Syria's accidental journalists



 
Syrian journalism is famous around the world for its wooden language and constant praise for the powers that be. That is hardly surprising when most people working in journalism are not journalists, and most journalists are out of work.
 
By Mazan Morshed
 
SYRIA, Damascus. ©AFP / Louai Beshara
Syrians gather in Damascus during President Bashar al-Assad's campaign. © Louai Beshara / AFP

DAMASCUS (MENASSAT.COM) - In the middle of the Salihiyya market, Taher lay down a blanket on the floor and displayed a small collection of smuggled European men’s shoes. His eyes remained alert as they inspected the road for any patrol that might suddenly appear and confiscate his merchandise. In order to acquire it, he had to borrow money. His only hope was to sell it - even though the revenues were meager - to get rid of the label: unemployed.

Taher is neither illiterate nor does he come from an environment where the profession is smuggling. He is simply a journalism graduate from Damascus University.
 
Taher's case is not uncommon. Although over one thousand students have graduated from the media department at the faculty of arts at Damascus University since it was established in 1986, surprisingly few graduates go on to find a job in the media. On the other hand, less than twenty percent of the people actually working in the media are journalism graduates.

A handful of graduates were able to find work in the government-run television, audio and print media, while others found an opportunity in the private sector which has recently started to expand after the government granted more licenses to private newspapers and magazines.
 
But for the vast majority of journalism graduates there are only two options: emigrate to one of the Gulf states or change careers altogether.
 
Butheina A. was among the first to graduate from the media department. Until this day, she is still moving from one job to the other without finding a position in the media sector.

“I have tried to write in the private sector but I was never able to get a permanent position. Apparently, even free publications required personal networking. Still, I can’t see myself working as a substitute teacher after having studied journalism."

It is easy to get discouraged. Mahmoud C., another journalism graduate, is  now selling cotton in a shop in the Al-Humeidiyya market.

“Had I known I would end up working in a shop, I wouldn’t have went to college to begin with", he said. "If I had started working in the market at fourteen, I would have been a shop owner by now. As for journalism, I haven’t thought about it for a long time. I lost faith when I discovered that the names you see on the newspapers' front pages, both official and private ones, belong to people who have nothing to do with journalism."
 
So who are the people actually working in Syrian journalism? The majority were appointed through a widespread system of nepotism, which starts with the editor in chief and ends with the prime minister.

There is the well-known newspaper editor, who has held his position for over ten years, and who likes to relate the story of how he landed his job. After he got his high-school degree - he was the first to get it in his village -, one of his relatives pulled a few strings and he was appointed in that newly-established newspaper. He was bragging about being the oldest employee at the newspaper.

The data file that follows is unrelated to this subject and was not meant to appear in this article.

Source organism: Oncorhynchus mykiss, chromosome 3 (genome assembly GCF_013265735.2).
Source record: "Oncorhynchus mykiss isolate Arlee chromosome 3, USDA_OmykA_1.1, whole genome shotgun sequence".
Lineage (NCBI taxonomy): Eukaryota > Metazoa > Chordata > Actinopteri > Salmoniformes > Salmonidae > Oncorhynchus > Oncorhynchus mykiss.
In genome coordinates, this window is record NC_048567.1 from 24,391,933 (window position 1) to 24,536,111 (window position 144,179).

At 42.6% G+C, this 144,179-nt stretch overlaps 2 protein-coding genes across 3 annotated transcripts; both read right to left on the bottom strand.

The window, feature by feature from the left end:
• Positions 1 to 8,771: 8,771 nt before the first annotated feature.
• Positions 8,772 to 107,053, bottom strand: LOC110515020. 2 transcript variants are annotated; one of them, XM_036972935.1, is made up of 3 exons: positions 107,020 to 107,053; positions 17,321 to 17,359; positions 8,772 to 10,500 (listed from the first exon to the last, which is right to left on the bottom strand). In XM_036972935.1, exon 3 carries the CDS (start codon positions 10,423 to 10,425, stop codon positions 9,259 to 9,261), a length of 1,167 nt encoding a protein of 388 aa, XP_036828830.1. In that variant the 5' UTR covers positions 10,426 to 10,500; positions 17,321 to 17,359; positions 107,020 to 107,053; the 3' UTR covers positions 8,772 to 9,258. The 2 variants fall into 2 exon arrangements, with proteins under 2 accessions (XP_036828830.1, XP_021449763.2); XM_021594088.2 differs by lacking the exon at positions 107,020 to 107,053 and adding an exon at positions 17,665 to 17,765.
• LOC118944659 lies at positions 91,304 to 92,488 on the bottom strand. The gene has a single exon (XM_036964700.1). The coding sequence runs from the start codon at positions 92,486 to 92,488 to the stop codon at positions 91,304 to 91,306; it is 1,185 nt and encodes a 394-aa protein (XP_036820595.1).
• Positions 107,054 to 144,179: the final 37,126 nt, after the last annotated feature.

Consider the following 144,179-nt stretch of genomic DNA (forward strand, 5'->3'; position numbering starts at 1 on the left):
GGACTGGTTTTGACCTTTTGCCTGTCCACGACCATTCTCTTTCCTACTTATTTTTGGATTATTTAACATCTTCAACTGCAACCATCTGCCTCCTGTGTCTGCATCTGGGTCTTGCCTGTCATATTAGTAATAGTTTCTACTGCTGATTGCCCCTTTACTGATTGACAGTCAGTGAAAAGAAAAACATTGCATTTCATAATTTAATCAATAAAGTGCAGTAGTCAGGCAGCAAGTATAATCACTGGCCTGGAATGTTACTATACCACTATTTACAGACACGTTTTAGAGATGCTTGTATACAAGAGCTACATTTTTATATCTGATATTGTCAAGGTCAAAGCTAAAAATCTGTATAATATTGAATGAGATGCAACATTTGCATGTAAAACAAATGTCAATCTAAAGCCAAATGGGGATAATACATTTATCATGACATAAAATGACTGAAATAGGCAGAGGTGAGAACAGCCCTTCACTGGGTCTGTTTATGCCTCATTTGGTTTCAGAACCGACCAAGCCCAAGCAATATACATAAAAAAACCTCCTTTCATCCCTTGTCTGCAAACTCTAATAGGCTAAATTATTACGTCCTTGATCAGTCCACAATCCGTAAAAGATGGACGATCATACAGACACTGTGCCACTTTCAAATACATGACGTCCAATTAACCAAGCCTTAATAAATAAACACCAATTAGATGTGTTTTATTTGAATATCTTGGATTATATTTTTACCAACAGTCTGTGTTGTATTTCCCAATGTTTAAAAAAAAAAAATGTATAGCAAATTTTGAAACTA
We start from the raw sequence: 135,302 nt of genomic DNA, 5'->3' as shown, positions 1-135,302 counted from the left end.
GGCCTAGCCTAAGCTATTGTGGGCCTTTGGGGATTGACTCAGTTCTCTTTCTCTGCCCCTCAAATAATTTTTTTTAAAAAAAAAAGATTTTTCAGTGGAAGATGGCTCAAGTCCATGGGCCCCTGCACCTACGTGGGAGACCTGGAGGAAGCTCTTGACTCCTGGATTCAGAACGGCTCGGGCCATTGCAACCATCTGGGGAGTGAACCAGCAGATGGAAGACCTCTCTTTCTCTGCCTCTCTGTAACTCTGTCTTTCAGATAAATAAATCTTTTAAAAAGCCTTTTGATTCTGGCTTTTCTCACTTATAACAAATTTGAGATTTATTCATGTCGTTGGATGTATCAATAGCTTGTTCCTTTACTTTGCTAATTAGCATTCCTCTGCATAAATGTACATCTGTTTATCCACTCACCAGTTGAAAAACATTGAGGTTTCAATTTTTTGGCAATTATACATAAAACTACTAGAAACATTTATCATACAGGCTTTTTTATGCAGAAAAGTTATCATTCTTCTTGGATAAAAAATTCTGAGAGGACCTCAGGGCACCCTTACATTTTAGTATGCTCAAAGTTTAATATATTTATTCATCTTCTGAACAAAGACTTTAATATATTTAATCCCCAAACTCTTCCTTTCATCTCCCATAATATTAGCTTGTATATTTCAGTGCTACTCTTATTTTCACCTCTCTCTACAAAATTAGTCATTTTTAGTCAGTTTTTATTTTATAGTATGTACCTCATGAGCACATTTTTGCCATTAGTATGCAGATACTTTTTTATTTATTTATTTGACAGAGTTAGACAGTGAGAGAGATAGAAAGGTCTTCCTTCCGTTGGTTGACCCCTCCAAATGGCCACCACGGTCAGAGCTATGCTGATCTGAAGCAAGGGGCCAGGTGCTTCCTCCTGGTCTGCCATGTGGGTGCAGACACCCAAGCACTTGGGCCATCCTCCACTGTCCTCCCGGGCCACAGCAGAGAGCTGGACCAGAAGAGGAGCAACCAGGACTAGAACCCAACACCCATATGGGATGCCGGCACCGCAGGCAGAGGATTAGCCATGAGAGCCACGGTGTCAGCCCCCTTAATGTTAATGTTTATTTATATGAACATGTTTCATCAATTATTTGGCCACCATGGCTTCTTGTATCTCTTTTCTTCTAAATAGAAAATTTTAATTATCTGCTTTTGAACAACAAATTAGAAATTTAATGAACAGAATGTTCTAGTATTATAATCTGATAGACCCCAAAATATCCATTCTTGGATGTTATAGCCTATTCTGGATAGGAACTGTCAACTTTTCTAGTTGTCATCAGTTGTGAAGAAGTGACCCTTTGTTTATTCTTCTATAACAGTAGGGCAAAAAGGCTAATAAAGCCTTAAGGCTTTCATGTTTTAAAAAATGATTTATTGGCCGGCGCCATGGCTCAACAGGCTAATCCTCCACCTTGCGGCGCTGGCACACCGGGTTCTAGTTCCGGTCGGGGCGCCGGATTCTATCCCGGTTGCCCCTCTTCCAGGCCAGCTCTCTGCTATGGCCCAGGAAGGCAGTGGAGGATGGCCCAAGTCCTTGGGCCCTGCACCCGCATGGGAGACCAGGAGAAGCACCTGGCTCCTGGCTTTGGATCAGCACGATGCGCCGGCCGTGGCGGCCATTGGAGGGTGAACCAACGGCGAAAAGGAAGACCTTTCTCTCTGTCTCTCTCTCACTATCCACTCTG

In fact, the man was right to use the term 'employee' because to him, and to many like him, journalism was never anything more than a job that secured a salary at the end of the month.

So the majority of working journalists in Syria are really 'accidental journalists', people who discovered journalism only after a job in the media was handed to them on a sliver platter through their connections.

Consequently, they write only what they know will please the people who got them the job in the first place, or what they think might further their careers.

Is it any surprise then that, in their hands, Syrian journalism has become known for its stiffness, its woodenness, for endless repetition and exaggerated praise for the powers that be?

Imagine the frustration of Syria's media graduates, people who actually wanted to be journalists only to discover that all the available positions were already taken by people without the slightest interest in journalism.
 
“I am always surprised when I hear that this or that journalist at an official newspaper is in fact an industrial institute graduate or a history graduate", said Sana B., another unemployed journalist. "I am a journalism graduate and I can’t find a job because people like that are occupying the positions which I believe are rightfully ours."

And it's not just the Syrians either.

Khaldoun G. repeatedly tried to get published in the official Syrian newspapers but also in other Arab magazines with offices in Damascus. To no avail.
 
"The first shock in my professional life was when I discovered that the majority of Arab newspaper correspondents in Damascus were not journalists.", he said. "Most of them did not finish their studies to begin with. They got their positions due to nepotism and connections whether at the Ministry here or in the newspaper for which they work."

"At the level of the state, I took part in the few competitions organized by the Information Ministry. However, I was never appointed because it was never about competence. It was about how much 'push' was behind a candidate. The one with the most 'push' got the job whether he was qualified or not."

Needless to say, Khaldoun G. has since found a job in a field unrelated to the media.